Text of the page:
Farmer touts industrial hemp as answer to agriculture woes
Norwich — With dairy farming in an economic recession and younger generations questioning whether it's worth all the hard work, Noank farmer Kevin Blacker said Connecticut needs to focus on a crop that has a promising future: industrial hemp.
Industrial hemp, a strong fiber plant used to make everything from clothing, rope and paper to animal feed and even flour for human consumption, can be grown on fields throughout the region, Blacker said. The Thames River and the two freight rail lines that run along its banks can provide an easy transportation system to get the products to market.
The problem is, industrial hemp plants look just like marijuana, although with only a tiny fraction of the psychoactive ingredient THC, according to the Agricultural Marketing Resource Center. In the United States, industrial hemp is controlled by the U.S. Drug Enforcement Administration, although there is a recent push to turn over control to the U.S. Department of Agriculture instead.
The 2014 U.S. Farm Bill included language to allow state departments of agriculture and land grant universities to develop regulations and launch pilot programs in industrial hemp production, said Jason Bowsza, chief of staff at the state Department of Agriculture. Larger farm states have launched such efforts, but lack of funding and staffing has slowed Connecticut’s efforts, he said.
“There are challenges that preclude us from going forward,” Bowsza said. “For comparison, New York state put $11 million into it. Kentucky has more than a dozen employees to work on this. We don’t have those resources.”
Bowsza said the department gets “a lot of phone calls about industrial hemp” and supports the potential to bring the crop to Connecticut.
“We always want to encourage agricultural producers to shift to something else,” Bowsza said. “We’re seeing this now with dairy farmers looking to get out of the business. We don’t want to see agricultural land be changed to something else. Agriculture contributes $4 billion per year to the state’s economy, so we're looking to support that.”
Blacker, who owns a landscape company in Noank, raises beef cattle and rents several large fields throughout the region to grow hay, is leading the push to launch industrial hemp production in the state.
Blacker has organized a meeting at 4 p.m. Tuesday on a vacant lot at 55 Terminal Way in Norwich, in the former Shipping Street industrial district, to discuss industrial hemp possibilities in Connecticut. The location is off Route 32 in the Thamesville section of Norwich. He said he will have someone at the Route 32-Shipping Street intersection to direct participants to the site.
The site is not proposed for any operation but was available on short notice to host the meeting, Blacker said. He wanted to have the meeting on the Thames River to show off that potential, and needed to schedule it before Memorial Day weekend, when farmers get very busy.
Blacker has invited farmers, state legislators, mayors and first selectmen and representatives from the Connecticut Farm Bureau, the state Department of Agriculture, the Connecticut Port Authority and the freight rail company Genesee & Wyoming Inc. to attend. The meeting is open to the public, but he asks those planning to attend to RSVP to Joan Nichols at the Connecticut Farm Bureau at (860) 951-2791 or by email to email@example.com by noon Monday, May 21.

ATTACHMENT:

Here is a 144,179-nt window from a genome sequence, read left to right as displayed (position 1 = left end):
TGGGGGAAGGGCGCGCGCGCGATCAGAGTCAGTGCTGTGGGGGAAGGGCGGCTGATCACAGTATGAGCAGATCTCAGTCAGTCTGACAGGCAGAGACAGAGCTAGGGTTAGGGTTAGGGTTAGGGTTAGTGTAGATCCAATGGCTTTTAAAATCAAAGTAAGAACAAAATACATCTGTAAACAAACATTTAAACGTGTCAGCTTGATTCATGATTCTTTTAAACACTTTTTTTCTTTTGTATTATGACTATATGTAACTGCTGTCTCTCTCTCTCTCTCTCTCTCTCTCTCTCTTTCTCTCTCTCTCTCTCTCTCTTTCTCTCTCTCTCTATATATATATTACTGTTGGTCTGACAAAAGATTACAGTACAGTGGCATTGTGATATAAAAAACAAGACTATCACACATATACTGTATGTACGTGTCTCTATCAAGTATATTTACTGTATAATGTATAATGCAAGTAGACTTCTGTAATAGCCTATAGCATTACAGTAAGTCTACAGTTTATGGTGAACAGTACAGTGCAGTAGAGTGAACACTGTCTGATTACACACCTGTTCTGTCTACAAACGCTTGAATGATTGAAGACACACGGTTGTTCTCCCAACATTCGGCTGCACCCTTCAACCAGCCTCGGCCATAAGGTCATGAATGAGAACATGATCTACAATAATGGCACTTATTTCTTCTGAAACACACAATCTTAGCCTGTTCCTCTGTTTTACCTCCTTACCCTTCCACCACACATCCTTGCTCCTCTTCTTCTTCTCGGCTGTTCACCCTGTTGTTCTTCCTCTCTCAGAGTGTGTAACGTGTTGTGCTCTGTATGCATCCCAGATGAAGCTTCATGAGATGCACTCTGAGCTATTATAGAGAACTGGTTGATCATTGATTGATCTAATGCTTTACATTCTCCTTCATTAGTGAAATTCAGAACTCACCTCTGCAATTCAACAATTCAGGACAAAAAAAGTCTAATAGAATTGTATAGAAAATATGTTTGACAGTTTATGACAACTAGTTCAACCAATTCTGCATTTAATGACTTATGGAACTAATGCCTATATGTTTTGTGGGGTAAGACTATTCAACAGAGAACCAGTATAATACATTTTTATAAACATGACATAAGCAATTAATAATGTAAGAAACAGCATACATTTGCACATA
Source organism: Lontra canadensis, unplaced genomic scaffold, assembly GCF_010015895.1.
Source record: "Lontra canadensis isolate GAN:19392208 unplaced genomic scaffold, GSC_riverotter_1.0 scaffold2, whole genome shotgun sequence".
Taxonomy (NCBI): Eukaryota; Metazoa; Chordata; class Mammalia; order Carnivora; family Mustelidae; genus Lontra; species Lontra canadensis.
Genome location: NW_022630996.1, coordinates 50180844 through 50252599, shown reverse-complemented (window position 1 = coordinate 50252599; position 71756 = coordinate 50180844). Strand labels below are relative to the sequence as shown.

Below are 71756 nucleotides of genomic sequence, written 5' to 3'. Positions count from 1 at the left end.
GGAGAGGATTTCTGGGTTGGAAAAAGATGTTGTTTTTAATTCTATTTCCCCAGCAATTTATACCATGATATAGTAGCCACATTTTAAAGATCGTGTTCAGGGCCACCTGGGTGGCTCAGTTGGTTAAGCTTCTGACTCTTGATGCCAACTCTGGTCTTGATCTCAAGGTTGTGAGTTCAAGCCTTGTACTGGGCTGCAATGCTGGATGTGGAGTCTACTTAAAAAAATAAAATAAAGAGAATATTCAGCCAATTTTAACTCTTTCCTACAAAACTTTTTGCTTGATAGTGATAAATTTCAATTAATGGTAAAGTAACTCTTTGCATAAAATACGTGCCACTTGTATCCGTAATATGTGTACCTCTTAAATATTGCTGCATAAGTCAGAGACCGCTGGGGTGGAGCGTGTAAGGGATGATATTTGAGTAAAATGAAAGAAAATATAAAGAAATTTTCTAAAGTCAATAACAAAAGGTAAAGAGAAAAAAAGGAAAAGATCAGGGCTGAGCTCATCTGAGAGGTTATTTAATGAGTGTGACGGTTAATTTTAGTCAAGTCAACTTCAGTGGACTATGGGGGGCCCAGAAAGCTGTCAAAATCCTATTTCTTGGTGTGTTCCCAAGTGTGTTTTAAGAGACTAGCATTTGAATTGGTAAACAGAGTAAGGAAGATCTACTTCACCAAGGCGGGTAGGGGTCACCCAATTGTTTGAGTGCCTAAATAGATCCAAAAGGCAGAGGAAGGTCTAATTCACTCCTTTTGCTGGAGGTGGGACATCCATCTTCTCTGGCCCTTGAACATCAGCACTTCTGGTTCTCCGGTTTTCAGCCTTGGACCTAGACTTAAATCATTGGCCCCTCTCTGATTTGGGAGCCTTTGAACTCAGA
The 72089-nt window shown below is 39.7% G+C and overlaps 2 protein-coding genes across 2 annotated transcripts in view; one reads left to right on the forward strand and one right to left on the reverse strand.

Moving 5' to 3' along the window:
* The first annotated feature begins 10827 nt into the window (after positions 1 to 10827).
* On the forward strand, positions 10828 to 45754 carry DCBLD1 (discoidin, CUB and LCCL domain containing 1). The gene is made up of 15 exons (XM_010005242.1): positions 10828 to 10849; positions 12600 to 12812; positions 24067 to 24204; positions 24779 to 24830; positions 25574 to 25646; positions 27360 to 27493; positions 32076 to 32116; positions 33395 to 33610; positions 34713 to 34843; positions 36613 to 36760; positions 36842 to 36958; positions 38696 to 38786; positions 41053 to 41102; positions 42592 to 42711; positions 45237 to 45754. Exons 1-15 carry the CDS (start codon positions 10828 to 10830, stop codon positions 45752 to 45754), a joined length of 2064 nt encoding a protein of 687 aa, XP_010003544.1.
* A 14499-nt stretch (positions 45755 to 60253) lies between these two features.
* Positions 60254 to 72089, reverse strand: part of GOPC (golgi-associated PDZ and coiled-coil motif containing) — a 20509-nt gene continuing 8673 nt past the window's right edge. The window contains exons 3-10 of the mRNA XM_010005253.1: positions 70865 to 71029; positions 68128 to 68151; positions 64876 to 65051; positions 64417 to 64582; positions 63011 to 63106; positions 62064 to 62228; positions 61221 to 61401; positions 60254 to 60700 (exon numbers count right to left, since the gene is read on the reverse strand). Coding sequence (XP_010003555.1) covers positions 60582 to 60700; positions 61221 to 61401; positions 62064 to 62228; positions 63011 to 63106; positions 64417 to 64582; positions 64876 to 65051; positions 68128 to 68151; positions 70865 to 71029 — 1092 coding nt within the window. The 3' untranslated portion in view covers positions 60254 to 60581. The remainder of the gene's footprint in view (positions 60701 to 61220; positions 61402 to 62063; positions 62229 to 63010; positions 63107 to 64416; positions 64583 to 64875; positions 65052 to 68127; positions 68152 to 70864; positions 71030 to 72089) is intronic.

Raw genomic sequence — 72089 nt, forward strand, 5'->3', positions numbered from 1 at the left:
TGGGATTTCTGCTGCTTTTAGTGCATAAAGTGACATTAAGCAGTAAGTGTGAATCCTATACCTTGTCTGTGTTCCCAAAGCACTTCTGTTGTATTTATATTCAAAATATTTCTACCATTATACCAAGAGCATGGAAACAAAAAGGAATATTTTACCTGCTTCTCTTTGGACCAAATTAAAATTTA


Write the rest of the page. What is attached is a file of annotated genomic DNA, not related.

“The dairy industry in the Northeast is in extreme duress,” Blacker said. “A lot of dairy farmers are going out of business. It’s going to have a major impact on all of Connecticut. If that land goes out of business, hundreds and hundreds of acres is going to come out of production.”
Blacker also has personal concerns. If dairy cattle grazing fields and feed corn fields go fallow, they likely would grow hay and flood that market, further depressing prices for his main cash crop.
Bowsza plans to attend Tuesday’s meeting to discuss his department’s role in developing industrial hemp production in Connecticut and the status of developing the necessary regulations. Bowsza said the department doesn’t yet have a staff attorney — “we’re close to getting one” — to write the regulations.
“To (non-experts), marijuana and industrial hemp look exactly the same, except the THC content,” Bowsza said. “We still have to make sure we have a means to determine what we’re looking at, because marijuana is still illegal. We would need field staff and to make sure there are controls in place.”
State Sen. Cathy Osten, D-Sprague, said there’s already a state law giving the state Department of Agriculture the authority to write the regulations to launch a pilot program. Osten said she plans to attend Tuesday’s meeting to hear the status and gauge interest in the concept.
Norwich Mayor Peter Nystrom also plans to attend. Nystrom, a former state representative in his second term as mayor, said his own views of the potential for cannabis have changed.
“I certainly understand the concern by the farmers,” Nystrom said. “Years ago, you couldn’t talk to me about use of marijuana for medical purposes. Then as mayor I tried to get a medical marijuana facility to come to Norwich.”
If you go
What: Discussion on opportunities for industrial hemp production in Connecticut
When: Tuesday, May 22, 4-5 p.m.
Where: 55 Terminal Way, Norwich.
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